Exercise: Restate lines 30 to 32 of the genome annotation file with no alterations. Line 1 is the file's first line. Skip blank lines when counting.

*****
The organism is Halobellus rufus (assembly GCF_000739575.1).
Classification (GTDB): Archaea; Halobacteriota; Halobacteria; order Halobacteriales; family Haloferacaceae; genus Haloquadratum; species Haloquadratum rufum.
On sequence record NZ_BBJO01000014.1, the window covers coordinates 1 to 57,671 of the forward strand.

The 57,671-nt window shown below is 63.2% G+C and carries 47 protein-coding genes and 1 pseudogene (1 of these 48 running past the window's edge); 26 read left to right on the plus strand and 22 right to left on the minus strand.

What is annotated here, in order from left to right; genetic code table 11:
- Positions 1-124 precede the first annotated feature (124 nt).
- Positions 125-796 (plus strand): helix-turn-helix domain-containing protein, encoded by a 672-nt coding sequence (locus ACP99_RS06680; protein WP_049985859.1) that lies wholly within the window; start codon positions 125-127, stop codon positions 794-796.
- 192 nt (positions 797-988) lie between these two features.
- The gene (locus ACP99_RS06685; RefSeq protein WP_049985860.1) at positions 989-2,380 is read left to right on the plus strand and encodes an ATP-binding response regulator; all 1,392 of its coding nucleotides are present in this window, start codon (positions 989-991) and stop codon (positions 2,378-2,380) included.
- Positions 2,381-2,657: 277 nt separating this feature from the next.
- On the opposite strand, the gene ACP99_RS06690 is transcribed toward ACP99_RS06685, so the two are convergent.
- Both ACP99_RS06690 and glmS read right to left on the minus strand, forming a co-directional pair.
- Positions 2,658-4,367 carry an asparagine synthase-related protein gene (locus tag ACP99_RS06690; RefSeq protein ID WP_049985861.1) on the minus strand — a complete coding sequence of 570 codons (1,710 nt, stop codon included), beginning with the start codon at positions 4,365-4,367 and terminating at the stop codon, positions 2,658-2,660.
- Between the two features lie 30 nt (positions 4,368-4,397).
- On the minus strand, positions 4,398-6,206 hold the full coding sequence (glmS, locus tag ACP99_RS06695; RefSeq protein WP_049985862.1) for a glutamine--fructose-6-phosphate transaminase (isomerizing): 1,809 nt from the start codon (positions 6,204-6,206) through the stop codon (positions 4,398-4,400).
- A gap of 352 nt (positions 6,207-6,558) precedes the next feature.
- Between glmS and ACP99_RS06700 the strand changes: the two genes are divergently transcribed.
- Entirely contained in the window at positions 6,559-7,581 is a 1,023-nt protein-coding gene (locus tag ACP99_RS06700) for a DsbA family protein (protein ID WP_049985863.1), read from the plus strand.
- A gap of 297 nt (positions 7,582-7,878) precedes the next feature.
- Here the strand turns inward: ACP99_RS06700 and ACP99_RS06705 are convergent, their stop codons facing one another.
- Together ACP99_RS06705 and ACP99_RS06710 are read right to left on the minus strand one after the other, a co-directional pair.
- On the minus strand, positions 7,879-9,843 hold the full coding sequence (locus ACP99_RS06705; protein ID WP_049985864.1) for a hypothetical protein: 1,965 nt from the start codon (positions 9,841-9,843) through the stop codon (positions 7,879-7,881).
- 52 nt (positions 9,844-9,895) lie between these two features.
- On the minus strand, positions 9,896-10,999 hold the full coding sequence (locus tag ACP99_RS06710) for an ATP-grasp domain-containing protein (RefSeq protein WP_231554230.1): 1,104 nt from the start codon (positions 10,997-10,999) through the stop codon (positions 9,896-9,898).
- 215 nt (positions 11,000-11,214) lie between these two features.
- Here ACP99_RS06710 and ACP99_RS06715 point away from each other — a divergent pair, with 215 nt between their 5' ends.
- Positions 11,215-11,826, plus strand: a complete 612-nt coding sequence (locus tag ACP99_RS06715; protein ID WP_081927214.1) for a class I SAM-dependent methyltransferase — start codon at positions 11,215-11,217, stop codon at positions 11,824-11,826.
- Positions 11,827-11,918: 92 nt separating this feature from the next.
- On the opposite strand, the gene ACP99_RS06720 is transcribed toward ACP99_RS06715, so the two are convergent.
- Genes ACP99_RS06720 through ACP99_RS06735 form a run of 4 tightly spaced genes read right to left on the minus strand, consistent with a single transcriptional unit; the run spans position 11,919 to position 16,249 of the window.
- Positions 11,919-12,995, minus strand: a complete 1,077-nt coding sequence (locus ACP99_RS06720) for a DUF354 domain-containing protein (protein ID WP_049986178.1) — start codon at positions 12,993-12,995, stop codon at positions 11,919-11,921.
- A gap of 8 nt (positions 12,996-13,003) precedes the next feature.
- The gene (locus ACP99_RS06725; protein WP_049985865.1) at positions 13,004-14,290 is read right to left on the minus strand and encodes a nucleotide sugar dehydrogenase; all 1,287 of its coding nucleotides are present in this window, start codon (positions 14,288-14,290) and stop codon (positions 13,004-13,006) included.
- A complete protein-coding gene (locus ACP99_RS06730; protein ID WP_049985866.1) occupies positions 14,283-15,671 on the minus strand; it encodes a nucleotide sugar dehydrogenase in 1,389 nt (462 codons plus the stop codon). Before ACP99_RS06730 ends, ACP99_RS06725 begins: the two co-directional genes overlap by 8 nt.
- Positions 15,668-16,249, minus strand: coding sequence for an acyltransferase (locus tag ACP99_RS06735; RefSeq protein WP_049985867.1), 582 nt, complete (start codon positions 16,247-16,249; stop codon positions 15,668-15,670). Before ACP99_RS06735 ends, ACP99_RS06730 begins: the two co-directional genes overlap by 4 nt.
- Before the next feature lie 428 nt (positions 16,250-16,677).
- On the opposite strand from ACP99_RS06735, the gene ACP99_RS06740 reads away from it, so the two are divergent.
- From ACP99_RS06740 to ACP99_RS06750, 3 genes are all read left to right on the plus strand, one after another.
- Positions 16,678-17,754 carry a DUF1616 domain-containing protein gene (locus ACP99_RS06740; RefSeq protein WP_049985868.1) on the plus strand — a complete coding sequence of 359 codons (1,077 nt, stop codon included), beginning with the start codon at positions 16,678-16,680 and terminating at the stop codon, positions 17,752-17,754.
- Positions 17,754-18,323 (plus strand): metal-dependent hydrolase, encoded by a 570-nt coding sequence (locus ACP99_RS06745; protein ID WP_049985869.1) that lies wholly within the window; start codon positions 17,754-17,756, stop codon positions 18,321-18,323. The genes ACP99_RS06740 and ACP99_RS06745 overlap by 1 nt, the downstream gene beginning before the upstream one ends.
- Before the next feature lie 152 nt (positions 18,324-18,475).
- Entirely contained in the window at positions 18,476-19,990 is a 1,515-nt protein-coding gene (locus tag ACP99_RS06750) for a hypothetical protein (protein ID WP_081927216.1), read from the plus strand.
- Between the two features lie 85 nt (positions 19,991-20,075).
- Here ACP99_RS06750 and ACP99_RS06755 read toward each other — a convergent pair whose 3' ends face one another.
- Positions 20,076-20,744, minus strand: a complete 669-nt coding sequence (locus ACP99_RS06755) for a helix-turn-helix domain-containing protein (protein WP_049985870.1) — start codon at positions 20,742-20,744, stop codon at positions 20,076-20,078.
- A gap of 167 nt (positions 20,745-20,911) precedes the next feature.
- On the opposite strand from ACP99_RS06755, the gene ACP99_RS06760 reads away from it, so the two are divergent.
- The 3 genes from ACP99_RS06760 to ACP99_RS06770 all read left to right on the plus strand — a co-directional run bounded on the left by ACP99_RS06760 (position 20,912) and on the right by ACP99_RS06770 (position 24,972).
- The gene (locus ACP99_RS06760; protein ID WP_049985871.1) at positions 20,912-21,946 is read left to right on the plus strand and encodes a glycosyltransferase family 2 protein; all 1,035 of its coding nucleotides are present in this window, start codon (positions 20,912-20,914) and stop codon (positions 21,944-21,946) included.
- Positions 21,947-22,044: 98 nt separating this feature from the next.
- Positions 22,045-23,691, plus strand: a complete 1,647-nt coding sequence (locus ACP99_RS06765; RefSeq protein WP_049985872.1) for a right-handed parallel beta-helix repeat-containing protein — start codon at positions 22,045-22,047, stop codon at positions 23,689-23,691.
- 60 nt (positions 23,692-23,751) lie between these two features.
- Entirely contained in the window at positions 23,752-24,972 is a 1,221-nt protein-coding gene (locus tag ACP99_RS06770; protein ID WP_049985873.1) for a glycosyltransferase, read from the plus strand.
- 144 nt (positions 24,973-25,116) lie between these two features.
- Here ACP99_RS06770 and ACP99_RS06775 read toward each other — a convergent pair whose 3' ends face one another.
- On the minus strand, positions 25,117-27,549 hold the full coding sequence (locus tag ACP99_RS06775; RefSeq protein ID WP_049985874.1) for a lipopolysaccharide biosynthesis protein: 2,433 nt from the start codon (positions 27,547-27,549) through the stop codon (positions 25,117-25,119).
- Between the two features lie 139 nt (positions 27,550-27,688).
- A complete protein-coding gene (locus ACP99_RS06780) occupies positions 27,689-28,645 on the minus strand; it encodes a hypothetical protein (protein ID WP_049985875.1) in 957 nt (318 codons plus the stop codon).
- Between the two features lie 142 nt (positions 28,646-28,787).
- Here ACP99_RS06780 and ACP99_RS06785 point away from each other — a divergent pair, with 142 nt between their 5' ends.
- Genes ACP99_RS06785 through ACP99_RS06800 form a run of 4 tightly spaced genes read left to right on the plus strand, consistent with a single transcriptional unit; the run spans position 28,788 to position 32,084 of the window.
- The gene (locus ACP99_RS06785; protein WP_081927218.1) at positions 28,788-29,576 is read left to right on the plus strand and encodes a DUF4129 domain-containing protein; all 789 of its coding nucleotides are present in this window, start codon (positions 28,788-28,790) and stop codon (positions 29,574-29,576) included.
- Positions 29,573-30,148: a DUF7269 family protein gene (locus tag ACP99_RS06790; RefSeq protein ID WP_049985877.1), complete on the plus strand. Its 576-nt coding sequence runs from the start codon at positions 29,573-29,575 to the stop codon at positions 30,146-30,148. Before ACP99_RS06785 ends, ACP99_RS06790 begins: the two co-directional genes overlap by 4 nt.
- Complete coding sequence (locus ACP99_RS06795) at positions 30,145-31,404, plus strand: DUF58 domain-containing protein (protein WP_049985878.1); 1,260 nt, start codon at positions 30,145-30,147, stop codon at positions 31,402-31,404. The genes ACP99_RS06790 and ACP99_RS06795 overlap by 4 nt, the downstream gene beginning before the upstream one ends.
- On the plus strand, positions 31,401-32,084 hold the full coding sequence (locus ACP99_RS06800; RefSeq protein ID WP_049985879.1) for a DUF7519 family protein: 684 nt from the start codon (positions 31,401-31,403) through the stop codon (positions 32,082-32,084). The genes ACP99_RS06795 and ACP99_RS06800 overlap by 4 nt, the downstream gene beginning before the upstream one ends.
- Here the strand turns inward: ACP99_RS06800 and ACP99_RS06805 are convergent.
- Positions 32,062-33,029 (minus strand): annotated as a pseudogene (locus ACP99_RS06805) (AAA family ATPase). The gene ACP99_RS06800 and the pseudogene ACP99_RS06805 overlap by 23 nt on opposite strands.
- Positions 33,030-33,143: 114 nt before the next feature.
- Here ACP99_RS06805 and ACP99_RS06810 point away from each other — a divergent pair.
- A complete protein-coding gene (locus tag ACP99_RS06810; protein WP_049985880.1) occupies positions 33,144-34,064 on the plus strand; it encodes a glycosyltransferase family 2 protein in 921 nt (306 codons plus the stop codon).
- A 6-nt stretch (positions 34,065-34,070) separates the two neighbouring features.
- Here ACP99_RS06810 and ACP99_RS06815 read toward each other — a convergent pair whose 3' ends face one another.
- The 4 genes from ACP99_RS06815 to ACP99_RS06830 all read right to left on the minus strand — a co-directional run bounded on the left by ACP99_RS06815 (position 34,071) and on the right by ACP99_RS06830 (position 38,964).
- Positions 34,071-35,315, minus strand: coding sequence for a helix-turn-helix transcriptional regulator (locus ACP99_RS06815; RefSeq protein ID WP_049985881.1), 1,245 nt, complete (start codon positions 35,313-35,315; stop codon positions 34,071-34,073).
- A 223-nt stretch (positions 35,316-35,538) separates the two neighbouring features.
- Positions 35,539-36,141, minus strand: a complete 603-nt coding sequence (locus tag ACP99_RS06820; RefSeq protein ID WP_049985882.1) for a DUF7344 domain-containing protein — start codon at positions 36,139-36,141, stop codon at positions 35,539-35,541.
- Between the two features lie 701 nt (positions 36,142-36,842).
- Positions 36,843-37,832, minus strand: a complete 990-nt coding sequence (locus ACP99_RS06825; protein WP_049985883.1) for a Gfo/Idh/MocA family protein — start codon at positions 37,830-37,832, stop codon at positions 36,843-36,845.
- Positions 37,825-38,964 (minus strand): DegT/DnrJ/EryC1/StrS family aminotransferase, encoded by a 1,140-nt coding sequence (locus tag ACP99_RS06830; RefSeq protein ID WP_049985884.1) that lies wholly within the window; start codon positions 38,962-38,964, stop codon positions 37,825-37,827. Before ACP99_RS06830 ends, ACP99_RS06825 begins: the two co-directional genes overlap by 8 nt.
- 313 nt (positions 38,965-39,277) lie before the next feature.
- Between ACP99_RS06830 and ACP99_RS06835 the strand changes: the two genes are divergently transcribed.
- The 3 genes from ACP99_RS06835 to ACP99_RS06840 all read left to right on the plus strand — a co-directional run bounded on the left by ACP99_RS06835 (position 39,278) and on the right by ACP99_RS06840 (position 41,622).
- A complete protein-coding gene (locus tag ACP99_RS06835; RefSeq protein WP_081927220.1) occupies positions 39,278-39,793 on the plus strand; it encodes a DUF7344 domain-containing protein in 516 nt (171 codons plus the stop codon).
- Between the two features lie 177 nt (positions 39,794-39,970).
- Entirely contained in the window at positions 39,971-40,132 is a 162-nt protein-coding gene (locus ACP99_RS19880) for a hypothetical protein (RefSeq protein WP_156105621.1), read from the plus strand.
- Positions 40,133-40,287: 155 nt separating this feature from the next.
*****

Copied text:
- Genes ACP99_RS06720 through ACP99_RS06735 form a run of 4 tightly spaced genes read right to left on the minus strand, consistent with a single transcriptional unit; the run spans position 11,919 to position 16,249 of the window.
- Positions 11,919-12,995, minus strand: a complete 1,077-nt coding sequence (locus ACP99_RS06720) for a DUF354 domain-containing protein (protein ID WP_049986178.1) — start codon at positions 12,993-12,995, stop codon at positions 11,919-11,921.
- A gap of 8 nt (positions 12,996-13,003) precedes the next feature.